Thank you Chair for this opportunity to address the Assembly of State Parties during theseimportant discussions on the indictment of sitting heads of state and government and its consequences on peace and stability and reconciliation.
I speak on behalf of Kenya Human Rights Commission, a non-governmental organization and member of FIDH, that works very closely with victims of gross human rights violations, including those of the heinous crimes that were committed during the Post- Election Violence in Kenya in 2007-2008.
As you are aware the Kenyan President and Deputy President are currently subjects of the ICC. It is important to point out from the outset that the two accused persons, at the point of indictment, were not President and Deputy President of Kenya. Indeed both President Uhuru Kenyatta and Deputy President William Ruto have openly declared that the ICC cases were merely personal challenges that would in no way affect the discharge of their official mandates. Upon their election to the Presidency, they have depicted an image of a reconciling nation.
Ladies and gentlemen, there can be no peace without justice. Indeed meaningful justice results in lasting peace, having addressed underlying issues that affect communities in post conflict situations. Victims of the post-election violence in Kenya continue to support the ICC, as being the only credible institution that can ultimately deliver justice for the human rights violations that they suffered in 2007-2008, and whose effects they continue to painfully bear. In a recent letter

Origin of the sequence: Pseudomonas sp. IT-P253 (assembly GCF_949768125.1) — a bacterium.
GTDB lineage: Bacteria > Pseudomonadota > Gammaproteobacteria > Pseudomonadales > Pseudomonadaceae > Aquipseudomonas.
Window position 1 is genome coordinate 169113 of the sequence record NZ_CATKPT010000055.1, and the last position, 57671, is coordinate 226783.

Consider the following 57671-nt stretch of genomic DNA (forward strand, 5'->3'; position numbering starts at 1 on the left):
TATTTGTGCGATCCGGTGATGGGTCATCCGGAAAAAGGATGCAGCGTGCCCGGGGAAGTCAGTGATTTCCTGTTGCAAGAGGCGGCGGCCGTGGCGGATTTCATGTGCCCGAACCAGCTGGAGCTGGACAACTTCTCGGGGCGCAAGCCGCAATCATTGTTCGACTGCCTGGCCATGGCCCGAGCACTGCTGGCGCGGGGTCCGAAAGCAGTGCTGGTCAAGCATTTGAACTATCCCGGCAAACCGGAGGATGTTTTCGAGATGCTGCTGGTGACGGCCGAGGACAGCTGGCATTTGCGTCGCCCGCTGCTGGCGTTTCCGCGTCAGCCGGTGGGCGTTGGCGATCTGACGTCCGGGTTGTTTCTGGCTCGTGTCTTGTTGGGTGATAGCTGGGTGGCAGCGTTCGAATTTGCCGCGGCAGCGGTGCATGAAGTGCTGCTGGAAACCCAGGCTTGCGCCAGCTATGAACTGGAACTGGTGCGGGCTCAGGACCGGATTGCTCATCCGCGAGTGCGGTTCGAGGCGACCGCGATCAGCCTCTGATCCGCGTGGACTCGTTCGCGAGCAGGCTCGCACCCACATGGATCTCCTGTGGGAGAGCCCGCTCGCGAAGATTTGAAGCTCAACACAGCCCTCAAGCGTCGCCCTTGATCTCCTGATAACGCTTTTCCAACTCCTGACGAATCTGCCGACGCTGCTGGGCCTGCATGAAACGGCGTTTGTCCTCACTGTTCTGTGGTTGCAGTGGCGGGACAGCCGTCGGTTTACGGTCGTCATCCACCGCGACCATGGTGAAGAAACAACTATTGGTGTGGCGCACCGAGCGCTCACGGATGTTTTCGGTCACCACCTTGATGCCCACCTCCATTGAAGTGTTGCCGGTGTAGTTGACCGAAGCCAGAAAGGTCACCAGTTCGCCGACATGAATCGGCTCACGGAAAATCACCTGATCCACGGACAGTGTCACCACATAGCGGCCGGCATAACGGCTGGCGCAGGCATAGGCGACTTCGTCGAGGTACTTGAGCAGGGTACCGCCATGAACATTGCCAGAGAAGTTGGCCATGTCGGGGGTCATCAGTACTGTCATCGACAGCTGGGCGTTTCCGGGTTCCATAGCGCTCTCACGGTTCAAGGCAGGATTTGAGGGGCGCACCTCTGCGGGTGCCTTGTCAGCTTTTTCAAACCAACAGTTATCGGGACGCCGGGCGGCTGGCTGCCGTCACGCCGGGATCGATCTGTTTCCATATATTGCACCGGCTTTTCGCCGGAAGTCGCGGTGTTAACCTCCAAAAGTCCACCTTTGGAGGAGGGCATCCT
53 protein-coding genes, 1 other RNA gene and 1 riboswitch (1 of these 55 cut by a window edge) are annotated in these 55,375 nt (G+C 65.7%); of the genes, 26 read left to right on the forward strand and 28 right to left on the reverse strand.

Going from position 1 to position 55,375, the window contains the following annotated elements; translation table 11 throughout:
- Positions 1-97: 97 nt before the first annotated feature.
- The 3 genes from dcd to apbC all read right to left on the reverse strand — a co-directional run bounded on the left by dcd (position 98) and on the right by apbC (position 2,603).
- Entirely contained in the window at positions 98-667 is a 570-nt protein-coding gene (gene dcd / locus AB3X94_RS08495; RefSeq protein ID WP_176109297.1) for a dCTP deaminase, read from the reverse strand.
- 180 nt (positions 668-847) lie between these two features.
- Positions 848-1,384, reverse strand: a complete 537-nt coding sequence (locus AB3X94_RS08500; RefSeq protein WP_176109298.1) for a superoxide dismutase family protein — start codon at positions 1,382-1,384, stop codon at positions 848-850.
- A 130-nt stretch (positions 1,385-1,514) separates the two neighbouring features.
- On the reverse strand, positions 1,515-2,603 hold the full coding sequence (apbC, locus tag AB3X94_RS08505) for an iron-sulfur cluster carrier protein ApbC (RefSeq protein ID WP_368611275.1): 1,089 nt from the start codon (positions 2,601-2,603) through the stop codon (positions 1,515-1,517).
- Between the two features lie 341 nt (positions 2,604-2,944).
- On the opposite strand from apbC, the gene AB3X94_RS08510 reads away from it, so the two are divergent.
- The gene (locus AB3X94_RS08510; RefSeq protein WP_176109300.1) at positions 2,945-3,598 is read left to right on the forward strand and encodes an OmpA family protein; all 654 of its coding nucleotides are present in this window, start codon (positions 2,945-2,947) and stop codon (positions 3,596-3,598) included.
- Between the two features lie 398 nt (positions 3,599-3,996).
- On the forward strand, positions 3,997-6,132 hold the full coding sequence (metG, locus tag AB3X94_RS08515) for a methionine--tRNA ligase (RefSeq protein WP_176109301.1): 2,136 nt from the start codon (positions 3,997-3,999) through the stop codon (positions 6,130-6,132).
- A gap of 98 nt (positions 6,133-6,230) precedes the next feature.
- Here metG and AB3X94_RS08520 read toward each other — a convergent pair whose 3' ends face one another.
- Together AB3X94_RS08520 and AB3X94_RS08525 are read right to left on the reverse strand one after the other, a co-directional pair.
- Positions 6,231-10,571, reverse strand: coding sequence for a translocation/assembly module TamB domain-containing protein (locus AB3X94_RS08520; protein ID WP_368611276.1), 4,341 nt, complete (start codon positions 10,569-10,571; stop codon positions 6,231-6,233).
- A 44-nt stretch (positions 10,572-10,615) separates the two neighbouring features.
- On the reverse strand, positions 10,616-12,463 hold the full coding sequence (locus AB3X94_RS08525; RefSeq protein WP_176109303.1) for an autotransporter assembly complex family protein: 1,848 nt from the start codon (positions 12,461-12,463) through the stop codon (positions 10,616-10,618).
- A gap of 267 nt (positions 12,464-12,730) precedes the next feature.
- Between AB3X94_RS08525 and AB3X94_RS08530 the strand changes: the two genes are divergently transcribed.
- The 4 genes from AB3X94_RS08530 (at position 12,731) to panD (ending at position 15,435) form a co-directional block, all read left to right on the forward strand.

to the United Nations Security Council, Fergal Gaynor, the common legal representative for victims in the case against President Uhuru Kenyatta, demonstrated that victims are in support of the ICC and oppose any attempts at discontinuing the ICC cases. The International Criminal Court remains the only hope for accountability, justice and truth telling.
Ladies and gentlemen, the ICC was established for the purposes of prosecuting those who bear the greatest responsibility for crimes of international concern. If states were to offer immunity to sitting heads of states and governments, this would negate the very purpose that that Court was founded. In effect indicted heads of states would deliberately ensure that they never vacate the office of the president in order to avoid prosecution at the ICC. This would have a direct and negative impact on the progress made by many countries to hold regular, credible and democratic elections, upholding the rule of law and respect for human rights-in effect entrenching dictatorships in perpetuity. It is these realities, ladies and gentlemen that portend
threats to peace and stability and reconciliation.
In conclusion, the March 2013 general elections in Kenya were seen to be largely peaceful arguably as a result of the ongoing cases at the ICC. In effect one may argue that this had a deterrent effect on violence in Kenya. As the State Parties engage in these discussions we emphasis on the need to interrogate the impact of the proposed amendments on victims and affected communities from post conflict societies.
I thank you.